Fearing a Democrat political tsunami in 2014, Gov. Jan Brewer urged fellow Republicans on Friday to stop targeting their GOP colleagues who supported her Medicaid expansion.
In an open letter, Brewer noted there are intra-party efforts to oust at least some of the nine representatives and five Republican senators who aligned with Democrats to approve the measure. The governor said that course is fraught with danger.
"To continue efforts to potentially hurt and intimidate those who stood with me only puts Republicans' chances for electoral success next year back in harm's way,'' Brewer wrote.
And the governor warned that this might mean more than reducing the current GOP majority in the Legislature. She pointed out that every statewide office up for grabs in 2014 is occupied by a Republican.
"Democrats are looking for ways to tip the scales on a statewide level to increase Democrat turnout,'' she said. And she said divisive Republican primaries could do just that.
But Rep. John Kavanagh, R-Fountain Hills, one of the chief foes of Medicaid expansion, said Brewer is off base in calling on fellow Republicans to back off. He said no candidate of any party is guaranteed party support in a primary
"And members who deviate substantially from Republican principles should be especially concerned,'' Kavanagh said.
"If Republican voters don't think that you represent their views, then you should go,'' he continued. "And I don't this those people represent Republican views on a major issue.''
Gubernatorial press aide Matthew Benson said his boss believes her Medicaid expansion plan is the fiscally prudent thing for the state to do. But whatever their views, Benson said the Republicans who opposed expansion -- and lost -- should just get over it.
"There was a full hearing on this issue, there's been a vote, it's been signed into law and we move forward,'' Benson said, saying the issue is "over and done with.''
"It's going to be self-defeating if Republicans spend the next 18 months if Republican have a bloodletting over this issue,'' he said. Benson said such a fight will only benefit Democrats.
Benson said the potential political problem for Republicans is not limited to primary challenges, citing the effort led by two former Republican legislators to force a public vote on the Medicaid expansion at the 2014 election.
"The referendum is terribly unhelpful to the Republican Party,'' he said. Benson said if the measure makes it on to the ballot it would create "a massive voter turnout mechanism for Democrats in the state.''
Benson said his boss wants the entire debate to evaporate.
"Gov. Brewer is rallying Republicans to turn their attention to defeating Democrats in 2014 rather than continue to target fellow Republicans.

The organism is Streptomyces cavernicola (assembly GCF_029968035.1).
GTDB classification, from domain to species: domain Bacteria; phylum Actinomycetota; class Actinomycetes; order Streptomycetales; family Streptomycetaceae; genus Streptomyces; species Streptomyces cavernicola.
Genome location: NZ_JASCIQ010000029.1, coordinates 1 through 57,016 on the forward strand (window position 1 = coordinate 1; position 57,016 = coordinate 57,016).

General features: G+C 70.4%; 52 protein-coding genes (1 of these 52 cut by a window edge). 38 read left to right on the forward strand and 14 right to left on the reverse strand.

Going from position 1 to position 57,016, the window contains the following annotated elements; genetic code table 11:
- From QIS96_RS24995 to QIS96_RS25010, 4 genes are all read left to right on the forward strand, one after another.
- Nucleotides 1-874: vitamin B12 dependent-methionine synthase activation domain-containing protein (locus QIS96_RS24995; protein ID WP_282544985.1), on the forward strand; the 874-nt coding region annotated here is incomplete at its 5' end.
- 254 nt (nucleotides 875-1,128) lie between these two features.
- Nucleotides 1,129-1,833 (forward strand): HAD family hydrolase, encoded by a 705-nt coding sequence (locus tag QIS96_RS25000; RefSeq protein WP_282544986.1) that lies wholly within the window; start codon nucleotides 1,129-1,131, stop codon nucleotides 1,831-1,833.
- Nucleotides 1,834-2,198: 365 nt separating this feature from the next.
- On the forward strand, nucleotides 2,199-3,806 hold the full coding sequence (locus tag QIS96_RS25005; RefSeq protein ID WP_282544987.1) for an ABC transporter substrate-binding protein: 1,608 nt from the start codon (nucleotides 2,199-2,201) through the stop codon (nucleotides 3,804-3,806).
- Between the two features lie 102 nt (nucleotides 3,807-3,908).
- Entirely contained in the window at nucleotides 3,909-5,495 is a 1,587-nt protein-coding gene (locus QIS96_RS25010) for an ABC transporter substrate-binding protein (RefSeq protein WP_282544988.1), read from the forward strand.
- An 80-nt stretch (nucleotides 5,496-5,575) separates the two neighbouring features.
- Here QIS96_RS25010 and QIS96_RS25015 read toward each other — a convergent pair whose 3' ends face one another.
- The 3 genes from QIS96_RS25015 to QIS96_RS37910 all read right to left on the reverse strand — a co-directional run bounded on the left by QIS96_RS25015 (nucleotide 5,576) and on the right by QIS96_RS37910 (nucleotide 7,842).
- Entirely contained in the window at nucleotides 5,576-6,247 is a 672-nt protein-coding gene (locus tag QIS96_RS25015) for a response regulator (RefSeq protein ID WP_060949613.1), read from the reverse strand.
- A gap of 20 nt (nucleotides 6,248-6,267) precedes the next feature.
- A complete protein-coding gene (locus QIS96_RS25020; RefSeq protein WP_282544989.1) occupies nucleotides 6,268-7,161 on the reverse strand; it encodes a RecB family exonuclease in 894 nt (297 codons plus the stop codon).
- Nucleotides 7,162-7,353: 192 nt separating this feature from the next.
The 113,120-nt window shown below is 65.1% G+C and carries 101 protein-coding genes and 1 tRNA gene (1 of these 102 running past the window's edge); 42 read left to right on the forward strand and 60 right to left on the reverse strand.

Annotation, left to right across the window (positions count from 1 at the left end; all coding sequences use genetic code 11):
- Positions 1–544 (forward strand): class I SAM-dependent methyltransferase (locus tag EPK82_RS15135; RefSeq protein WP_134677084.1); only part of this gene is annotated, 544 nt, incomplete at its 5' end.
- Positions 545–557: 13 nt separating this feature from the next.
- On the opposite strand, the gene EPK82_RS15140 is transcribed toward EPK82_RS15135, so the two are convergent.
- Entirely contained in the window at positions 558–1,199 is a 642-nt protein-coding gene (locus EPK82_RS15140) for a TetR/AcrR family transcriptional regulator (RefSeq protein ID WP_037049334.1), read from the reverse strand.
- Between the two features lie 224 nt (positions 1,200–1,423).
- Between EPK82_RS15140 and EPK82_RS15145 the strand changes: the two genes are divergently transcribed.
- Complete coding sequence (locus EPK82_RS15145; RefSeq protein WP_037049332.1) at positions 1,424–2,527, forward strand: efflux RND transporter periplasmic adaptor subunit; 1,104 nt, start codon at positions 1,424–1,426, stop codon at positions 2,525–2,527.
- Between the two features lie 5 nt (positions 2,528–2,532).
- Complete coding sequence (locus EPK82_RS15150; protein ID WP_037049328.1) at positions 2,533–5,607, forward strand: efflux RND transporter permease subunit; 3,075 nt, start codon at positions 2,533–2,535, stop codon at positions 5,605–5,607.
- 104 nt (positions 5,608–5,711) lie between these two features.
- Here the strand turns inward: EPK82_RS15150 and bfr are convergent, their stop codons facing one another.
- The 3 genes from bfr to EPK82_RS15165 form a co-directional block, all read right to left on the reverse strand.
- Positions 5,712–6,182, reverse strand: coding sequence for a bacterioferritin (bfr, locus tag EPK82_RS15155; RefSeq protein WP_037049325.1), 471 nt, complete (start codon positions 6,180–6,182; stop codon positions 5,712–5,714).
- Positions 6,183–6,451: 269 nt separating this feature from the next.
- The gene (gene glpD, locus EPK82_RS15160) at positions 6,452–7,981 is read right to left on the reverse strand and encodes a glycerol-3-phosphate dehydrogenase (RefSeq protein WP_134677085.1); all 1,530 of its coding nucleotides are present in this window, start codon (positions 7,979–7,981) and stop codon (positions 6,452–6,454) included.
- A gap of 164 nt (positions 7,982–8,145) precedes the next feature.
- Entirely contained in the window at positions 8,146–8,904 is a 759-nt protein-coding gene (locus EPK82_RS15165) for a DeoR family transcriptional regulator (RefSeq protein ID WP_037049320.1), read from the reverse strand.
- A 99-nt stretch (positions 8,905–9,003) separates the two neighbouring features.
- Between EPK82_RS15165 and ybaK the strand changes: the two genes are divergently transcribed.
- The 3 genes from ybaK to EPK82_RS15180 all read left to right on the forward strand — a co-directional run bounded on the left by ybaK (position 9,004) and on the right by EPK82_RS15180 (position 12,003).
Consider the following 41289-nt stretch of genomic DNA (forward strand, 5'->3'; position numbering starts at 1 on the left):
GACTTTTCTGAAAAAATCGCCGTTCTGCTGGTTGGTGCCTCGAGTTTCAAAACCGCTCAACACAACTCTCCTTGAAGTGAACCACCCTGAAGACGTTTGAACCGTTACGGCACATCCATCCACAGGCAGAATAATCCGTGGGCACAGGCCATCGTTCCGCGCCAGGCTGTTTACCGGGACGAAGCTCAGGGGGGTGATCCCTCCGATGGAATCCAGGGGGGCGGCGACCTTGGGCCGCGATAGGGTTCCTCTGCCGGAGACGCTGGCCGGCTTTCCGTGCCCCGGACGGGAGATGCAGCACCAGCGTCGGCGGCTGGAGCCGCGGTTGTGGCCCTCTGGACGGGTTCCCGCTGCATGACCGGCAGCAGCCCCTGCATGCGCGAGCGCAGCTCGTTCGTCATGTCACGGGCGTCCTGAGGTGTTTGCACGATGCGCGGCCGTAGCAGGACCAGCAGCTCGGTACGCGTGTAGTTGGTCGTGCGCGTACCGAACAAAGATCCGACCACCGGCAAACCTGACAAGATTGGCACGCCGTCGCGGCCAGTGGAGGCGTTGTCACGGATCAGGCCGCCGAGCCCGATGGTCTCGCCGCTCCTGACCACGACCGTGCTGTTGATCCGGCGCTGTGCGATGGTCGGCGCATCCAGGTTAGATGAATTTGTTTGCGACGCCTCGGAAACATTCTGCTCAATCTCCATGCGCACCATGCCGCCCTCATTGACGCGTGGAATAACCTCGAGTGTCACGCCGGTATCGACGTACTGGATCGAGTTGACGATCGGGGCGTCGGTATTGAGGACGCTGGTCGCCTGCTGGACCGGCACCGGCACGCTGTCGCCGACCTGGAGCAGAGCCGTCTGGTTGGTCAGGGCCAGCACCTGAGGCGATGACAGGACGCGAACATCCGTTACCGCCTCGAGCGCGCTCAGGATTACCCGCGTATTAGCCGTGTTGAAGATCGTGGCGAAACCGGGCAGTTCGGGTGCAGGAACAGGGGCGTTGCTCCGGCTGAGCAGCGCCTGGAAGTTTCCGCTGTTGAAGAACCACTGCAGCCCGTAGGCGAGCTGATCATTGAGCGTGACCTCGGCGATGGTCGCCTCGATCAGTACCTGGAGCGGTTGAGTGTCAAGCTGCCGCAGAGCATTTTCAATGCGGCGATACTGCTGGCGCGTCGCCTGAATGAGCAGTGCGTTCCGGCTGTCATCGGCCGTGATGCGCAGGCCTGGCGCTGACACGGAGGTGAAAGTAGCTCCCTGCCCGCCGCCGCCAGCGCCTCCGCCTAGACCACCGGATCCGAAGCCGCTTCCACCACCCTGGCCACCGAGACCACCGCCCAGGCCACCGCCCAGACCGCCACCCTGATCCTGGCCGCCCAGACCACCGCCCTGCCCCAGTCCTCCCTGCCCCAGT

But Rep. Carl Seel, R-Phoenix, another leader of the anti-expansion effort, said he and his colleagues are not about to back off.
"I think that the people who voted with the Democrats for the largest example of socialized medicine in Arizona history should suffer the wrath of the Republican voters in the next Republican primary,'' he said. And Seel said he is unconcerned with Brewer's fear that intraparty squabbling will lead to electing more Democrats.
"Effectively, if nine of the Republicans in the House vote consistently with the Democrats, or did in this case ... then what do we really have?'' he said. "We have a Democrat-led Legislature.''
Seel acknowledged that, other than Medicaid expansion and the related budget bills, most of the nine normally side with the GOP majority on partisan issues. But he said Medicaid expansion went to "core issues'' of the Republican platform like abortion, pointing out that the GOP dissidents and their Democrat allies worked to keep the measure from being amended to include language designed to ensure that Medicaid dollars would not be used to indirectly subsidize that procedure.
Brewer, however, said party members need to look at the bigger picture.
"Ronald Reagan often used the quote, 'The person who agrees with you 80 percent of the time is a friend and an ally, not a 20 percent traitor,' '' she wrote in her open letter.
"As fellow Republicans, we agree even more than 80 percent of the time,'' Brewer continued. "We are allies.''
Brewer's plea to Republicans comes as the governor's allies on the issue fired the first legal shots Friday in their anticipated bid to keep the referendum from getting to the ballot.
In a letter to Secretary of State Ken Bennett, attorney Kory Langhofer acknowledged constitutional provisions allow voters to get the last word on most legislation. The notable exception are laws for the "support and maintenance'' of state agencies.
Langhofer said while some of the He said while some of the funds would expand Medicaid, some will be used to restore coverage which had previously been cancelled due to budget cuts. And Langhofer said Bennett needs to know that.
"He's the chief elections officer in the state,'' Langhofer said. "If they file their signatures and someone wants to challenge the constitutionality of this, Ken Bennett is going to be a defendant in that lawsuit.''
But referendum organizer Frank Antenori said -- and Langhofer did not dispute -- that the letter to Bennett is legally meaningless, as only a court can declare the petition drive illegal. Antenori said the letter, which was purposely made public, is a sign that supporters of expansion are getting desperate.
"They're just hanging on, praying to God that they can find a knucklehead judge that might agree with them,'' he said.